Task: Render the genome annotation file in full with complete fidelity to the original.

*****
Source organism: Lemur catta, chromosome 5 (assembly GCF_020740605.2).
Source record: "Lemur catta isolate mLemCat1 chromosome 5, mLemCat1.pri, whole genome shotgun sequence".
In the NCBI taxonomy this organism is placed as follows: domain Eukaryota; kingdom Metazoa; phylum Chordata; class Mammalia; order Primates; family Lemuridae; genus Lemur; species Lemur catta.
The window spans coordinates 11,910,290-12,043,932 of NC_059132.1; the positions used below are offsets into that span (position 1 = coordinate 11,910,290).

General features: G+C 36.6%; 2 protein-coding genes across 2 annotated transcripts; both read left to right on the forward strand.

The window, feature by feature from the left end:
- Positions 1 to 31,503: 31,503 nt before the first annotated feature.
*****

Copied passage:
Source organism: Lemur catta, chromosome 5 (assembly GCF_020740605.2).
Source record: "Lemur catta isolate mLemCat1 chromosome 5, mLemCat1.pri, whole genome shotgun sequence".
In the NCBI taxonomy this organism is placed as follows: domain Eukaryota; kingdom Metazoa; phylum Chordata; class Mammalia; order Primates; family Lemuridae; genus Lemur; species Lemur catta.
The window spans coordinates 11,910,290-12,043,932 of NC_059132.1; the positions used below are offsets into that span (position 1 = coordinate 11,910,290).

General features: G+C 36.6%; 2 protein-coding genes across 2 annotated transcripts; both read left to right on the forward strand.

The window, feature by feature from the left end:
- Positions 1 to 31,503: 31,503 nt before the first annotated feature.